Even though the storms in NE and IA are still going strong tonight and chasers are still out in the field (or in the bear's cage!), I'm starting a REPORT thread for tonight's storms. Give us your reports here. 8) LJK.
Even though it's not Iowa or Nebraska, I'll throw the first post on here from the state of MI rather than ask someone to start a new thread. It was good to finally get out and run around. My wife and I headed with the intention of trying to find a clear spot to shoot lightning. Shortly after we went out, warnings came out for our county and the county to the west of us, so we activated our skywarn group. Nothing of great excitement. I got at touch of 1/2" hail that covered the road and some serious lightning. We had a strike or two within a half mile. Once the warnings cleared our counties we did not follow since the cells had weakened below severe status.
We've still got the conveyor(sp) belt of moisture coming across Lake Michigan, almost a perfect copy of what happened last night. It's due to continue through most of tonight as well. I shot two full rolls of lightning, and since that is what we set out to do in the first place, I was pleased. I will have to wait and see what they look like tomorrow. I'm pretty sure I got some doozies
I look forward to reading everybody's posts tomorrow and see how the folks in NE and IA made out. I might venture off and shoot some more film anyway, it's still popping pretty good out there.
Well, my first real chase was pretty much a bust. gotta expect that being the n00b that I am though. Took a drive west from cedar rapids, to near Manchester area. seemed like any storms i was catching up to dissapated before my eyes. I think I got some good lightning shots though. As I was on my way home, another line started coming through around 9:15 local time, with tons and tons of lightning. got about 15 shots in, then ran out of film :evil:. there was so much static in the air, the top of one of my fiberglass cb antennas was arcing sparks, you could see it lighting up, and it was buzzing like a power line. I decided to stay in the truck. Hardly even got any rain. Oh well, I had fun, that's all that counts, right? Got dark quick, so i stopped and watched the lightning again before I left the area, then headed home.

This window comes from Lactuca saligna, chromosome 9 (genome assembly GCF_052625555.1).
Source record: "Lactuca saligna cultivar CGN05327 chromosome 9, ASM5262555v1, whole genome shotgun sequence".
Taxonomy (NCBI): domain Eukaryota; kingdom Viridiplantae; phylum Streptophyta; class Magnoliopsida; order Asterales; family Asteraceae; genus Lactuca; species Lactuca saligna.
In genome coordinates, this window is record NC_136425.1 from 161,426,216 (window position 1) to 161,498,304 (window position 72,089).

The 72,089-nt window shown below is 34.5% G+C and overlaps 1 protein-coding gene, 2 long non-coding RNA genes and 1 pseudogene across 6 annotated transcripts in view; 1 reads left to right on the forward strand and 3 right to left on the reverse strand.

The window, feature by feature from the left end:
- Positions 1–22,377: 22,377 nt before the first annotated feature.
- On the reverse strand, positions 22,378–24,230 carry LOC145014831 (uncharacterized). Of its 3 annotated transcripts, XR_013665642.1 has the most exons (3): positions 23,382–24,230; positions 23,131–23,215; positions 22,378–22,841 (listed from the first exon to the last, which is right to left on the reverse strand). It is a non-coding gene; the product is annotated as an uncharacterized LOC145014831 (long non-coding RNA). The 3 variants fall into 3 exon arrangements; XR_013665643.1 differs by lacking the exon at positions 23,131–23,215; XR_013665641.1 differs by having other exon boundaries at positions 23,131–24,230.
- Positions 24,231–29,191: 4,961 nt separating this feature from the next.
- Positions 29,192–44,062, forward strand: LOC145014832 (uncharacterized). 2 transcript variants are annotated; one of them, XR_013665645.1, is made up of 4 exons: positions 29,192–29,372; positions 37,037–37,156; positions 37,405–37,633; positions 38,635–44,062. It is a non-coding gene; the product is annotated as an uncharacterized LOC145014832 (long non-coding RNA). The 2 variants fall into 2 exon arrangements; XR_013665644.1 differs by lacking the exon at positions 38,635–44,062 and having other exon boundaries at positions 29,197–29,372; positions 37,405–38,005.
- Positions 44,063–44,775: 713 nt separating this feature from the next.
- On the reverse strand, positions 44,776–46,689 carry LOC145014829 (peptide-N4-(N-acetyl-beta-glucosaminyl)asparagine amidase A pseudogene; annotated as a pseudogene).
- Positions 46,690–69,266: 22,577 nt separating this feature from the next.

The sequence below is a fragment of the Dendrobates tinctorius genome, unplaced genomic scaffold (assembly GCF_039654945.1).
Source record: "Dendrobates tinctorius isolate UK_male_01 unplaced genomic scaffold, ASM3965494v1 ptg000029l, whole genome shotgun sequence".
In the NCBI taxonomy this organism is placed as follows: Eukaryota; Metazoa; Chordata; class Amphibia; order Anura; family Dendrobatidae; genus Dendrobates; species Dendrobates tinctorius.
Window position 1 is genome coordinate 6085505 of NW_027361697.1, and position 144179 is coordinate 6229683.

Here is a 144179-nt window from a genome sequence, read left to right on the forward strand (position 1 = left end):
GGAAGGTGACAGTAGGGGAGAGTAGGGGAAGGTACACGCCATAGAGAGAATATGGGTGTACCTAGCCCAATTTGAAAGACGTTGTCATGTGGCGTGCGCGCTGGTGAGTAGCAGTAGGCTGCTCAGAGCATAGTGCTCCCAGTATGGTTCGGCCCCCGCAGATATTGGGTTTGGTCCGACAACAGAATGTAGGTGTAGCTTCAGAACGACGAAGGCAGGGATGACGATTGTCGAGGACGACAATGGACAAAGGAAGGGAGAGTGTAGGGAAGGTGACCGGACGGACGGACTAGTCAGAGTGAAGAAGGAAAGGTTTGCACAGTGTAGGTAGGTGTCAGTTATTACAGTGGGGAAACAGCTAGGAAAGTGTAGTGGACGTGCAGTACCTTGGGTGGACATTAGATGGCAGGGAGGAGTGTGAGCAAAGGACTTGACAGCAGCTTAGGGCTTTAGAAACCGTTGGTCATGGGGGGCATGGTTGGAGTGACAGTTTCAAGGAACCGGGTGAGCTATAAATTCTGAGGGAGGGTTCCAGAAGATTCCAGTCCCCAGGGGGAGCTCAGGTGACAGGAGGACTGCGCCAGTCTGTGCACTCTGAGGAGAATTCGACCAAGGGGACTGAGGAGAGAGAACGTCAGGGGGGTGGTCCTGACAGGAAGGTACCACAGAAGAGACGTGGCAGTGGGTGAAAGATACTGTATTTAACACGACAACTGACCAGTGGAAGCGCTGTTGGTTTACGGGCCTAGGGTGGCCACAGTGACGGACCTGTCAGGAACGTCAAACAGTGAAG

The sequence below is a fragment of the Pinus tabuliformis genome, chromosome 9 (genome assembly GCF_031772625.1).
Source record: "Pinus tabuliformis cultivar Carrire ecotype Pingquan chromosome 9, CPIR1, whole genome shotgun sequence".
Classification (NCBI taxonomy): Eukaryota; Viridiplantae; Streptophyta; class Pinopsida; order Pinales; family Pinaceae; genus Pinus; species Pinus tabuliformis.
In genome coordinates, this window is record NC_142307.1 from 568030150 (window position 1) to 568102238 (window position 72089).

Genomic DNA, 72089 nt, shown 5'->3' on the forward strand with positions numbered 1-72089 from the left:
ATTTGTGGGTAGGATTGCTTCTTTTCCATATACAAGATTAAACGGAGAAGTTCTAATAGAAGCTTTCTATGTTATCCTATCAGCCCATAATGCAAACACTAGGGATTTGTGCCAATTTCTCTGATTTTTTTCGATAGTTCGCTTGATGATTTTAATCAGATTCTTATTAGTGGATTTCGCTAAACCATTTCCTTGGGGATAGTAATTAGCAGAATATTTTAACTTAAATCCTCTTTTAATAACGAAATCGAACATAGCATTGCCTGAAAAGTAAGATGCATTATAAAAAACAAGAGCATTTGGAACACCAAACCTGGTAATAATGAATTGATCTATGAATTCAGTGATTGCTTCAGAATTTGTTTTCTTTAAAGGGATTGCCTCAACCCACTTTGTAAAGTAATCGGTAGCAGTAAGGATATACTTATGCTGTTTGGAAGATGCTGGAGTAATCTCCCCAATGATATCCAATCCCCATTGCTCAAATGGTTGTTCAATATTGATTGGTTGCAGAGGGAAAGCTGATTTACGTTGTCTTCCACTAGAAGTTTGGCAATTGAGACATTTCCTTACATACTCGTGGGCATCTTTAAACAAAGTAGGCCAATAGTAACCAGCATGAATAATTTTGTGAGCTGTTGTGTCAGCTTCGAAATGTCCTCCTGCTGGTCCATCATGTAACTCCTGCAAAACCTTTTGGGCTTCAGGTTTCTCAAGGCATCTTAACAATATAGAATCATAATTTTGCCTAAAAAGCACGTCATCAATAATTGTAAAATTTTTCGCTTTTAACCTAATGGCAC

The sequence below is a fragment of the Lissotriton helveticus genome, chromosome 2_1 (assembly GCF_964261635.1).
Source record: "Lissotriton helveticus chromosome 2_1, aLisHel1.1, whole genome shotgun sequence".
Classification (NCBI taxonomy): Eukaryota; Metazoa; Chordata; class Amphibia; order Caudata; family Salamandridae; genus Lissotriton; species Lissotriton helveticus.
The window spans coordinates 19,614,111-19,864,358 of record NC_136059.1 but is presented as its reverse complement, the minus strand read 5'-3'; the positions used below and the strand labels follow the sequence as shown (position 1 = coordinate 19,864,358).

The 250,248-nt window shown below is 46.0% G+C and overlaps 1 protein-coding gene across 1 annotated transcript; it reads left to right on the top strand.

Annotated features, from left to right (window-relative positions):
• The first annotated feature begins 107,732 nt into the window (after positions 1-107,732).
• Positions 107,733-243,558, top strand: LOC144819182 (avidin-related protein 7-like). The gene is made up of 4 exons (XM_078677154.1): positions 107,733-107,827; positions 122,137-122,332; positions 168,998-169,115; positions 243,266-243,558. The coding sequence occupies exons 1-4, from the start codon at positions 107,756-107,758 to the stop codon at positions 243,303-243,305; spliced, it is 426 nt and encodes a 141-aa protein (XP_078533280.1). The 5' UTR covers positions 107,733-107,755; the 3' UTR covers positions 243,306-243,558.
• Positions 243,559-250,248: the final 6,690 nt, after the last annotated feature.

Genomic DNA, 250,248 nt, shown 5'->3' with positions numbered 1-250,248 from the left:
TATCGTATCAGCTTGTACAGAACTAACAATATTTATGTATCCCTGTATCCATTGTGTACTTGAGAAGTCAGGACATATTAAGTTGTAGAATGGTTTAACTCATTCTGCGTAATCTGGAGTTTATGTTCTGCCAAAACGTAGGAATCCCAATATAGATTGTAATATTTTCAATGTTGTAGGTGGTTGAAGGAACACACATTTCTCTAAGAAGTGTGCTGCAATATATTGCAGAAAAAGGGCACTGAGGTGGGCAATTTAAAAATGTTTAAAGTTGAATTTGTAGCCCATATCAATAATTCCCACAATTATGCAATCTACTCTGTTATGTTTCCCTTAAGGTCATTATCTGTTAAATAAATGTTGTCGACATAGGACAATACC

Eric Nguyen, Scott Currens, and I targeted O'Neill, Nebraska today, hoping storms would fire along a lifting warm front as an upper level disturbance moved across the state. A strong moisture axis lifted into the northern and northeastern Nebraska area, and we noted a fair cumulus field as we headed northwest into the upper rangeland of the state. Eventually we outran the moist tongue and the cu and so we stopped short of our target and waited around Norfolk.
Storms firing in central Iowa drew our attention as did the thickening cu field strung along interstate 80. However, we knew central Iowa suffered from weak upper level support and soon the storms near Des Moines grew multicellular. Surface winds in the area were veering to the southwest as well--we just didn't like the look of things over there. Plus, there was a fee to cross the bridge. Still we raced east and stopped at Decatur, just short of the Missouri River. We took another look at data from a convenience store across the street from a biker bar.